OK, I can’t claim credit for this one, but I’ll pass it along anyway because I love it:
What do you call a shop that sells both donuts and Jacuzzis?
(wait for it…)
Beignet and the Jets……..
The Walrus is in!
Yes, it’s been a while since I’ve posted anything here. I apologize for that, but things have been a bit crazy at work. But now I’m back, to let you know, I can really shake ’em down…
(Bonus points to anyone who can name the source of that gratuitous musical reference.)
More to come shortly. Watch this space.
If the job posting specifically asks for 3 samples of your writing, a two-sentence email response and an attached resume’ probably won’t get your name on the shortlist…
We have it on good authority — well, ok, from an anonymous spokesman from the Grassy Knoll Institute for Conspiracy Studies — that the following songs are the five most played on Manti Te’o’s iPod:
#5) If The Phone Doesn’t Ring, It’s Me — Jimmy Buffett
#4) You Won’t See Me — The Beatles
#3) Who’s That Girl — Madonna
#2) Imaginary Lover — Atlanta Rhythm Section
And last but not least,
#1) She’s Not There — The Zombies
So it’s now clear. Lance Armstrong admits he doped from the start, in every one of the seven Tour de France races he won. It’s a fact, not an allegation.
Back in October, I wrote that I stood with Lance, and would still wear the yellow Livestrong bracelet as a sign of respect for his contributions to cancer research, patients and their families. I meant what I wrote. But since then, the bracelet has become tarnished for me.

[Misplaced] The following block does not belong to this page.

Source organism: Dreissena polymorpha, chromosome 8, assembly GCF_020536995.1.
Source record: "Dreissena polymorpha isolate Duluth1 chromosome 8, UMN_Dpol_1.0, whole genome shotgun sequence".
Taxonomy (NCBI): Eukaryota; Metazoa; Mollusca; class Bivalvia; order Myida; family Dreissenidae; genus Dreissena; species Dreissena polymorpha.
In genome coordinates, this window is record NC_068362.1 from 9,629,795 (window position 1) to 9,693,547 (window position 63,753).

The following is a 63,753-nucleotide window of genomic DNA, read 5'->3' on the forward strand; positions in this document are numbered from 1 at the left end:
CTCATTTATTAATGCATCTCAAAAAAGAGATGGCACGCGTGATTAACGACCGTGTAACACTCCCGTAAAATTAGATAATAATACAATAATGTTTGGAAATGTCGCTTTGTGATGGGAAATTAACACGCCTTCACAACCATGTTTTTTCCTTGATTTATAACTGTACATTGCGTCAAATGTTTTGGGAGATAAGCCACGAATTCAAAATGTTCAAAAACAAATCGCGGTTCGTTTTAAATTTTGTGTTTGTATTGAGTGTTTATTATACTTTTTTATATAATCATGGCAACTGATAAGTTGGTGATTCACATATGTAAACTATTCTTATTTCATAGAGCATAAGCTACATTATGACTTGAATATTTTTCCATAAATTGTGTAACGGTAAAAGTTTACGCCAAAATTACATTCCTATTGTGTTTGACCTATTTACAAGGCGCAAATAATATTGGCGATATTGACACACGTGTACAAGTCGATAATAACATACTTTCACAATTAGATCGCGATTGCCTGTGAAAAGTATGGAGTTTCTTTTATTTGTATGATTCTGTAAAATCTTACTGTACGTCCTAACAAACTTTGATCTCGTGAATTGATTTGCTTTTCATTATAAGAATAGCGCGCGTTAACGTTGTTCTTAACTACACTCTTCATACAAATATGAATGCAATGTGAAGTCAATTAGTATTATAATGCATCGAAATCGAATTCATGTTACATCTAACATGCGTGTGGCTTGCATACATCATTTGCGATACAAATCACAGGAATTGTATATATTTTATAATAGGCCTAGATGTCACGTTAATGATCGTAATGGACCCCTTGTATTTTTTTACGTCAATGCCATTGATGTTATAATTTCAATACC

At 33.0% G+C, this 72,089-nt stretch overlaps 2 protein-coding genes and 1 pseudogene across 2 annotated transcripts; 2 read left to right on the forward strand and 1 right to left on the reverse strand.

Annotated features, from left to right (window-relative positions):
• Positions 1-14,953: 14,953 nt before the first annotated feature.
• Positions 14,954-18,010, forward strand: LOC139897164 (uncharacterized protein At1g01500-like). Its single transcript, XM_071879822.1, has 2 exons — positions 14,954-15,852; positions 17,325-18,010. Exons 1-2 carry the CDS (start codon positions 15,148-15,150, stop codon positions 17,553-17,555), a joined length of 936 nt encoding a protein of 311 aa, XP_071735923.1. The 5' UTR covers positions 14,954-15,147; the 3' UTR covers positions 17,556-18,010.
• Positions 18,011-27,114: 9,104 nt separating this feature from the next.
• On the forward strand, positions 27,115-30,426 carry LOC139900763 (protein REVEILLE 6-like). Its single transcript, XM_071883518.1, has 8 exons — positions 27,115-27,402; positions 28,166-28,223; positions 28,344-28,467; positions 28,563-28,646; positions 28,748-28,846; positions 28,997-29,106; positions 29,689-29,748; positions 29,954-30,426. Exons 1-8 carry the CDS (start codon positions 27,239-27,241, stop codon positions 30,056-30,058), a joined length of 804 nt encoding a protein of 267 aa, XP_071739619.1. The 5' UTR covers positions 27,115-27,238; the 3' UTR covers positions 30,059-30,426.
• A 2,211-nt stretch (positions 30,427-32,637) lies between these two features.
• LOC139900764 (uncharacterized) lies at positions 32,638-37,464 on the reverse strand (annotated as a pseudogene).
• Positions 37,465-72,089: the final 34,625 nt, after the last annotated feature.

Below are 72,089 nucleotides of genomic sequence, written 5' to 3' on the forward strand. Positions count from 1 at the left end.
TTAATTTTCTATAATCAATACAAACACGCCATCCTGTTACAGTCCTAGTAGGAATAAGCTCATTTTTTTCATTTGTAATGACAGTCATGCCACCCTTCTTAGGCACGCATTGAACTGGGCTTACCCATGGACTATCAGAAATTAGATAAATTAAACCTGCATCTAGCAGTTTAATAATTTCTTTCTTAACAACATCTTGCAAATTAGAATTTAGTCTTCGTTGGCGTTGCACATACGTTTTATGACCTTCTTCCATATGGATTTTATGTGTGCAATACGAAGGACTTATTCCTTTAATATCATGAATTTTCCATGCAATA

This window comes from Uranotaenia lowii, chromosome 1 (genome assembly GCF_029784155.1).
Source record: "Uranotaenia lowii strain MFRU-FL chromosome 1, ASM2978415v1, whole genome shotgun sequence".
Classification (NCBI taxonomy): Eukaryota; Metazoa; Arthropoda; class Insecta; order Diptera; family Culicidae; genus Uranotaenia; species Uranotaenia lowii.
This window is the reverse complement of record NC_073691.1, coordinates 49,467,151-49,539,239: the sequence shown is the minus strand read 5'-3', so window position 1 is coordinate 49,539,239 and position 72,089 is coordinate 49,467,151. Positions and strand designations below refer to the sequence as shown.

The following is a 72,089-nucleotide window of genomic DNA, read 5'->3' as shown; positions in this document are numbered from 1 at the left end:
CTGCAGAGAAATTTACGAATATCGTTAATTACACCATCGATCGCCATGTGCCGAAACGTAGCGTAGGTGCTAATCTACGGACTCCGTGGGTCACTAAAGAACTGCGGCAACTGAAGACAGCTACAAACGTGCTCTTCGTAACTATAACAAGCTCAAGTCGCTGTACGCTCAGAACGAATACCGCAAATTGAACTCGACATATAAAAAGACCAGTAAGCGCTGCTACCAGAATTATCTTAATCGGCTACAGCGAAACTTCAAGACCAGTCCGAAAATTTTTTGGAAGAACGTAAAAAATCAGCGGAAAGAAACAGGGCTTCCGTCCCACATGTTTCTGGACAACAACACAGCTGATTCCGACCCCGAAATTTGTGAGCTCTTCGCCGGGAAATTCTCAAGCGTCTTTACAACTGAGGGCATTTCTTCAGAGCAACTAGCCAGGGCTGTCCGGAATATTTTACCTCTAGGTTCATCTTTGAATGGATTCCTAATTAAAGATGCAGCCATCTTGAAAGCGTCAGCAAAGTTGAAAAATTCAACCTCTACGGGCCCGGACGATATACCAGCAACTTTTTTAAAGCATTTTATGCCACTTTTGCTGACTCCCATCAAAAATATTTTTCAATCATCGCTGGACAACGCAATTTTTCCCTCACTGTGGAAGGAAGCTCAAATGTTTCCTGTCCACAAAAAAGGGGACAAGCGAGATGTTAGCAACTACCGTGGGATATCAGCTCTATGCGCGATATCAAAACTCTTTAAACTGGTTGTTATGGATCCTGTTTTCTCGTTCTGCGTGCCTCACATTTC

Call me naive if you must, and many will, but I believed Armstrong when he denied ever using performance enhancing drugs to win races. Now that he’s admitted those denials were all lies, I feel betrayed. I can’t manage to feel angry, really, just disappointed. We all want to believe in heroes, and it’s no fun to realize they’re as human as the rest of us. Yes, Armstrong lied, and cheated, and deserves to be punished for it.
Questions have arisen too abou the purpose of the Livestrong Foundation. Was it nothing more than a “yellow-washing” campaign to maintain Armstrong’s reputation? Maybe. I can’t bring myself to wear the wristband, a symbol of too much deceit.
But I still believe in the foundation, and that Armstrong’s work on its behalf actually has benefitted cancer patients and their families. The foundation does provide resources for patients and caregivers, and that shouldn’t be shortchanged by the founder’s dishonesty.
And I’m still not impressed by USADA’s tactics, or by many of those who spoke out against Armstrong. Some of them had ulterior motives of their own.
Yes, I realize I’m all over the map here, but maybe that’s as it must be. For me, the whole story is a mixed up mess, one that has shades of black, white and gray. I end up a little sadder, a little wiser, and in the words of the Who, determined that I won’t get fooled again.